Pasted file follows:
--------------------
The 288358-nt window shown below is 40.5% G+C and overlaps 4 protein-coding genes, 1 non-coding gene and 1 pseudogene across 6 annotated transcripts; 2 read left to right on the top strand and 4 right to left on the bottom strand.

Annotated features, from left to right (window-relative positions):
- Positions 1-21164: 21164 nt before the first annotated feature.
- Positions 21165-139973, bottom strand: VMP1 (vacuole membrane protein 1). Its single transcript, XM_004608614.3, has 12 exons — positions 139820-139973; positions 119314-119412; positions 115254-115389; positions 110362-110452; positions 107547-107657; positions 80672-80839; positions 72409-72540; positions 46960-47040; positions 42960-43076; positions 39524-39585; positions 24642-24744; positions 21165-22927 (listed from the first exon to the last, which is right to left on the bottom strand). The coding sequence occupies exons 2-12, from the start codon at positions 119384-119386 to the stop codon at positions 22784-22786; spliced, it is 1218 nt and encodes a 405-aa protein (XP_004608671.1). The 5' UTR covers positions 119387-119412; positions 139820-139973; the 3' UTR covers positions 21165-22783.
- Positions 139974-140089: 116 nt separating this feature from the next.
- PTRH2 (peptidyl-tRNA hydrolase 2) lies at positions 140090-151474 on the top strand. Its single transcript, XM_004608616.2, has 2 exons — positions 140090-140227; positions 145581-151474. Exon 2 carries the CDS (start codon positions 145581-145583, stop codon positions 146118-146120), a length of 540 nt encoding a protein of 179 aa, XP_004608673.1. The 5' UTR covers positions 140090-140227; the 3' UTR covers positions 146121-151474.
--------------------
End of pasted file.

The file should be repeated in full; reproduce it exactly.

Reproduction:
The 288358-nt window shown below is 40.5% G+C and overlaps 4 protein-coding genes, 1 non-coding gene and 1 pseudogene across 6 annotated transcripts; 2 read left to right on the top strand and 4 right to left on the bottom strand.

Annotated features, from left to right (window-relative positions):
- Positions 1-21164: 21164 nt before the first annotated feature.
- Positions 21165-139973, bottom strand: VMP1 (vacuole membrane protein 1). Its single transcript, XM_004608614.3, has 12 exons — positions 139820-139973; positions 119314-119412; positions 115254-115389; positions 110362-110452; positions 107547-107657; positions 80672-80839; positions 72409-72540; positions 46960-47040; positions 42960-43076; positions 39524-39585; positions 24642-24744; positions 21165-22927 (listed from the first exon to the last, which is right to left on the bottom strand). The coding sequence occupies exons 2-12, from the start codon at positions 119384-119386 to the stop codon at positions 22784-22786; spliced, it is 1218 nt and encodes a 405-aa protein (XP_004608671.1). The 5' UTR covers positions 119387-119412; positions 139820-139973; the 3' UTR covers positions 21165-22783.
- Positions 139974-140089: 116 nt separating this feature from the next.
- PTRH2 (peptidyl-tRNA hydrolase 2) lies at positions 140090-151474 on the top strand. Its single transcript, XM_004608616.2, has 2 exons — positions 140090-140227; positions 145581-151474. Exon 2 carries the CDS (start codon positions 145581-145583, stop codon positions 146118-146120), a length of 540 nt encoding a protein of 179 aa, XP_004608673.1. The 5' UTR covers positions 140090-140227; the 3' UTR covers positions 146121-151474.